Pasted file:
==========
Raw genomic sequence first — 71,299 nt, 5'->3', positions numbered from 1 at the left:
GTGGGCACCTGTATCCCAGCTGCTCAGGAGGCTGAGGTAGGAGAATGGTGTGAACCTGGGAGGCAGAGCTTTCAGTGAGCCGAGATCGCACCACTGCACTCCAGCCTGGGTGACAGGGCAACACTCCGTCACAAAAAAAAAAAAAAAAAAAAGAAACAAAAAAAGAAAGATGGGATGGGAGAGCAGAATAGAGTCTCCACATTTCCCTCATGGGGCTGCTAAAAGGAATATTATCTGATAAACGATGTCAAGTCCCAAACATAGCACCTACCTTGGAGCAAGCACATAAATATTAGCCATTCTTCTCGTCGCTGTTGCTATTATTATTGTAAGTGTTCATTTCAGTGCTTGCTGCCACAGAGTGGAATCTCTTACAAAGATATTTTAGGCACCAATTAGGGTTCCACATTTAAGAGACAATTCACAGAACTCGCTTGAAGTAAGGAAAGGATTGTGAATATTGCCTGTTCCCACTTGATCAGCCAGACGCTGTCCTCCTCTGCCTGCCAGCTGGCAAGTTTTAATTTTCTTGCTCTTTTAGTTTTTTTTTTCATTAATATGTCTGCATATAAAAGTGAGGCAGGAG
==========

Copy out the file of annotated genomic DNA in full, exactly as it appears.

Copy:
Raw genomic sequence first — 71,299 nt, 5'->3', positions numbered from 1 at the left:
GTGGGCACCTGTATCCCAGCTGCTCAGGAGGCTGAGGTAGGAGAATGGTGTGAACCTGGGAGGCAGAGCTTTCAGTGAGCCGAGATCGCACCACTGCACTCCAGCCTGGGTGACAGGGCAACACTCCGTCACAAAAAAAAAAAAAAAAAAAAGAAACAAAAAAAGAAAGATGGGATGGGAGAGCAGAATAGAGTCTCCACATTTCCCTCATGGGGCTGCTAAAAGGAATATTATCTGATAAACGATGTCAAGTCCCAAACATAGCACCTACCTTGGAGCAAGCACATAAATATTAGCCATTCTTCTCGTCGCTGTTGCTATTATTATTGTAAGTGTTCATTTCAGTGCTTGCTGCCACAGAGTGGAATCTCTTACAAAGATATTTTAGGCACCAATTAGGGTTCCACATTTAAGAGACAATTCACAGAACTCGCTTGAAGTAAGGAAAGGATTGTGAATATTGCCTGTTCCCACTTGATCAGCCAGACGCTGTCCTCCTCTGCCTGCCAGCTGGCAAGTTTTAATTTTCTTGCTCTTTTAGTTTTTTTTTTCATTAATATGTCTGCATATAAAAGTGAGGCAGGAG